Biafra said in a telephone interview with the RN&R last month that he was unsure how much his candidacy impacted the election, but he said his supporters were weary of a potential First Lady Tipper Gore.

“My audience definitely hasn’t forgotten the damage Tipper has done and continues to try to do,” he said. “Twelve years of makeovers, and they still remember that bitch the same way the rest of us should. She called my music a Trojan horse, rolling explicit sex and violence into people’s homes. She, from the beginning, has been a Trojan horse for the religious right.”

Biafra has been a vocal critic of the explicit lyrics sticker-labeling system that was called for in the mid-1980s by Tipper Gore and other Washington wives, who founded the watchdog group Parents Music Resource Center. Since then, Gore has been a regular object of scorn on his spoken-word albums. On his new CD, Biafra gives a humorous account involving Gore from the 2000 Democratic National Convention in Los Angeles. While working as a correspondent for an alternative television network, Biafra was on the convention floor when Gore entered the arena and the delegates begin chanting and holding up signs saying “Tipper Rocks.” Biafra likens this scene to an old Nazi propaganda film.

Biafra also shares contempt for Vice President Al Gore’s former running mate, Sen. Joseph Lieberman, D-Conn., who has sharply criticized the entertainment world for excessive sex and violence in movies and music.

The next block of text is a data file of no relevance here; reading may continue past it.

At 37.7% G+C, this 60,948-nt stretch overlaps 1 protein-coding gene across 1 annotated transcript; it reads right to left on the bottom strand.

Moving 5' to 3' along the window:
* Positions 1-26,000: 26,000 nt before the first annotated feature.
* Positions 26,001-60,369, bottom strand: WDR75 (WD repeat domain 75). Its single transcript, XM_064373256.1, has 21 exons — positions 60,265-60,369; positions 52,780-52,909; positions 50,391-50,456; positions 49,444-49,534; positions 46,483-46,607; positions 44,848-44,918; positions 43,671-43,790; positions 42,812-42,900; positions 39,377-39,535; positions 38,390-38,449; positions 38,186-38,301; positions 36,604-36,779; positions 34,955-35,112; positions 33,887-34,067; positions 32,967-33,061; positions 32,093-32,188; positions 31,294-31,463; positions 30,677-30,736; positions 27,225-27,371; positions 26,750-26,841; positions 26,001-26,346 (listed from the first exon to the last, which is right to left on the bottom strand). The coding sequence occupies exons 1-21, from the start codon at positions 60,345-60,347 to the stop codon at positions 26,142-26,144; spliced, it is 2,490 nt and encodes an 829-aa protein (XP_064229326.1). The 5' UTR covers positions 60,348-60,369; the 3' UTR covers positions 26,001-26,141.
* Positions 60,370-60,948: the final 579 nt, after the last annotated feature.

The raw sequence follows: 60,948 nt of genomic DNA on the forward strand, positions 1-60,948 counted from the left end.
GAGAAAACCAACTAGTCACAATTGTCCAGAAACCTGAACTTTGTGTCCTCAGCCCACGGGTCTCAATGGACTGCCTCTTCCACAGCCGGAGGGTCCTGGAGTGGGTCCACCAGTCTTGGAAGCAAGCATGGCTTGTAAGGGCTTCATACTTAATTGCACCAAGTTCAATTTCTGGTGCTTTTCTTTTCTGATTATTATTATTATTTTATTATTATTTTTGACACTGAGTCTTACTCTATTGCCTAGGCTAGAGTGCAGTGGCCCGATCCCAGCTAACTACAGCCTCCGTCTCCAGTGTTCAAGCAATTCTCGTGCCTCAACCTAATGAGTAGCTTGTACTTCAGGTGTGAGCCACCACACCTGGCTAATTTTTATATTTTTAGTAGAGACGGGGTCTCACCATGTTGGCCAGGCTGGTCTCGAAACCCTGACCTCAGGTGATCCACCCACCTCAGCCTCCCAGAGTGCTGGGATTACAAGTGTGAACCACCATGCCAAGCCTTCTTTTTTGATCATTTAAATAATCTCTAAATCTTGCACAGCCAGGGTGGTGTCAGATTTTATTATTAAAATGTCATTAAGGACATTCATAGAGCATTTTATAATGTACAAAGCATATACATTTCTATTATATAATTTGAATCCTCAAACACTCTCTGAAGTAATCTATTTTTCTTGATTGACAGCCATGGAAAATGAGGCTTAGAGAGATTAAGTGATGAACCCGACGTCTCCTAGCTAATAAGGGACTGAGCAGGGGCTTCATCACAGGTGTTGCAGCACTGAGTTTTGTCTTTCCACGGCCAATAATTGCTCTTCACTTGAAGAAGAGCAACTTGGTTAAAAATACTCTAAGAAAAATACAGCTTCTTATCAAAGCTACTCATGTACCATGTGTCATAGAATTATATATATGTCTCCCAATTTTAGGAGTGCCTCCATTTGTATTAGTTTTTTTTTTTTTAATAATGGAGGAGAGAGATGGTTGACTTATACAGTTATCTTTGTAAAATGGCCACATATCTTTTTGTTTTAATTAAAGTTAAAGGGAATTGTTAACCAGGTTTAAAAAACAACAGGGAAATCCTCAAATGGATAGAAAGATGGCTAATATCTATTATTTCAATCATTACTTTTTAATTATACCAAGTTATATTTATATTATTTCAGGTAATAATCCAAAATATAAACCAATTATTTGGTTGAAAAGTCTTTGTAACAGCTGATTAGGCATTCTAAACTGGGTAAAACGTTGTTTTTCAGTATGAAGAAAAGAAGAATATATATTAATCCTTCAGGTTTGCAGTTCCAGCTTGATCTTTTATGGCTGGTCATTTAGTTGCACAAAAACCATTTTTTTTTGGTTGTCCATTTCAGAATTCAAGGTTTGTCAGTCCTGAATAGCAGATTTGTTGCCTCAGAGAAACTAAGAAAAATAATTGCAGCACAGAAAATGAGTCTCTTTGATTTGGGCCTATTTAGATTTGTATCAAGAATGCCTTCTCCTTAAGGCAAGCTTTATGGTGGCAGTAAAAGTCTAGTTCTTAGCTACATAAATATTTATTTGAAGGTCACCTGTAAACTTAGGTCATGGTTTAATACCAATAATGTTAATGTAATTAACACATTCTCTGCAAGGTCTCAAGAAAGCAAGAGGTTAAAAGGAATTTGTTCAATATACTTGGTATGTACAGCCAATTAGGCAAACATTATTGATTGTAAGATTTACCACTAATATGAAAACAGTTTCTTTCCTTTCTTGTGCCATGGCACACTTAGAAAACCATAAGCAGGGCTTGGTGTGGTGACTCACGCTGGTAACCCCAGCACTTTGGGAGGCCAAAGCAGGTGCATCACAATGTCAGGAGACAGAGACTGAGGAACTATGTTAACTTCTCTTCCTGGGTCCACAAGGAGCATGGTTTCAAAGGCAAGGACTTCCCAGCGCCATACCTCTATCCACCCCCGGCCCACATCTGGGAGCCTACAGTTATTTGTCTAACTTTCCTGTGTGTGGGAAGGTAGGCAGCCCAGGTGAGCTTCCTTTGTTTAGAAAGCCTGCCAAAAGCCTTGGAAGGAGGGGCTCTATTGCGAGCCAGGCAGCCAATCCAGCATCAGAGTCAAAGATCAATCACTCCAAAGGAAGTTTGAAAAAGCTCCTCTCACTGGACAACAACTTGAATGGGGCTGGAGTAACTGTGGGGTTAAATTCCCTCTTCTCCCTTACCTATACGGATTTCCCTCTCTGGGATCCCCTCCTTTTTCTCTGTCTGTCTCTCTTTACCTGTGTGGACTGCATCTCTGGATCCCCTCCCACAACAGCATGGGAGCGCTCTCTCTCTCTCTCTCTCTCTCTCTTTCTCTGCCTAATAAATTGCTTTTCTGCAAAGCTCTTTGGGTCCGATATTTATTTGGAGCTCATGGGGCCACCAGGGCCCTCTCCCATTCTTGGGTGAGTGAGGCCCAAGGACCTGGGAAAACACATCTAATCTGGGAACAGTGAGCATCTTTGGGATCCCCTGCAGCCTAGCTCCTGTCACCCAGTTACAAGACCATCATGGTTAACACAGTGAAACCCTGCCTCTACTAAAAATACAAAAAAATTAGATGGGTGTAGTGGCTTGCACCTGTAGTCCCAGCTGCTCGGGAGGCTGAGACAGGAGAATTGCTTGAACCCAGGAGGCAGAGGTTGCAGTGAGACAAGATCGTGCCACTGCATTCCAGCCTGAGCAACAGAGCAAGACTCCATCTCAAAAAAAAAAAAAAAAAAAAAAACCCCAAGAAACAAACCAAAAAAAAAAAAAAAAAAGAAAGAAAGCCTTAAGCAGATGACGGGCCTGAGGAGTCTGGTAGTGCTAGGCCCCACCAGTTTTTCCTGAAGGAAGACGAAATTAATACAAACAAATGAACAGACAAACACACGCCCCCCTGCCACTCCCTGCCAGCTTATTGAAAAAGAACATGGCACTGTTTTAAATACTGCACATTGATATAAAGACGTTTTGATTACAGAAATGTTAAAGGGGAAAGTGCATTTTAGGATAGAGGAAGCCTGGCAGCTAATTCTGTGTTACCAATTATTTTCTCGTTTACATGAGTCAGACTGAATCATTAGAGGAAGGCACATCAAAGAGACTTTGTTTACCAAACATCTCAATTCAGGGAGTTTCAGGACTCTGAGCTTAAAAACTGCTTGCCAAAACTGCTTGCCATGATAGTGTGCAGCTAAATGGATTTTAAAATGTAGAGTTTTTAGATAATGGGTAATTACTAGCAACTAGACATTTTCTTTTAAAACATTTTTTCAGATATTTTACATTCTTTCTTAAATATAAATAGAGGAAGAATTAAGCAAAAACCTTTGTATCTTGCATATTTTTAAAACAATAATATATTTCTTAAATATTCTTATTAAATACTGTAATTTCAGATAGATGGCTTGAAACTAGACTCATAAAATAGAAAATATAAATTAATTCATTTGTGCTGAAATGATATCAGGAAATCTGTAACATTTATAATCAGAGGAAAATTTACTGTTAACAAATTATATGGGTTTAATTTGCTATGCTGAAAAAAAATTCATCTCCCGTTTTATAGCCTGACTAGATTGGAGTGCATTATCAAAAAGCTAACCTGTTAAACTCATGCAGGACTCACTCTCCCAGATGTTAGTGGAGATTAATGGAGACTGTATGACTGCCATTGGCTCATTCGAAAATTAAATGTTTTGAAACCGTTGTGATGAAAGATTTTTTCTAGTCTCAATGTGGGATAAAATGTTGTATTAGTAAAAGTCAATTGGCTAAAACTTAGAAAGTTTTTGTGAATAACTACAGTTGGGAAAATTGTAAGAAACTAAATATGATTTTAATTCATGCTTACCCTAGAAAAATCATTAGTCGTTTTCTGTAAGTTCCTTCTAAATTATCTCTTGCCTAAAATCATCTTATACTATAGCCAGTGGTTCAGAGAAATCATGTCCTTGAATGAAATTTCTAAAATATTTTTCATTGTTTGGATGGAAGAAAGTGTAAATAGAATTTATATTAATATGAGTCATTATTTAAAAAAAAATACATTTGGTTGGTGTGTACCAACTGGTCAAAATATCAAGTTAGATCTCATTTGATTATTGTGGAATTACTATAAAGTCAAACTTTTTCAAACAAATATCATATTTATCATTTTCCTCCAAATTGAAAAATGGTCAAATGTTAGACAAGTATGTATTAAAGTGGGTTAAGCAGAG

“He’s so intolerant toward the music and culture, he’s like Tipper Gore on crack,” Biafra said. “Not to mention his comments about the Constitution not guaranteeing freedom from religion and stuff like that. … Lieberman’s attacks on culture [would have] continue[d] either from the Senate or the vice president’s kennel.”

Biafra said one of the ways free expression can be safeguarded is by supporting independent record stores instead of those owned by major chains.

“If you want freedom of speech, you have to support the people who are willing to stick their necks out and stock the music and books that the chains are too frightened of or deliberately marginalize, because they don’t want the sound or point of view to be heard,” he said. “It also means doing what they can to educate parents that music is not what the Eagle Forum and Liebermans of the world say it is.”

Since the breakup of the Dead Kennedys (who played several shows in Reno during the early 1980s), Biafra has not only engaged in many spoken-word efforts, but also in collaborations with musicians as diverse as Ice-T, Mojo Nixon and Alain Jourgensen of Ministry.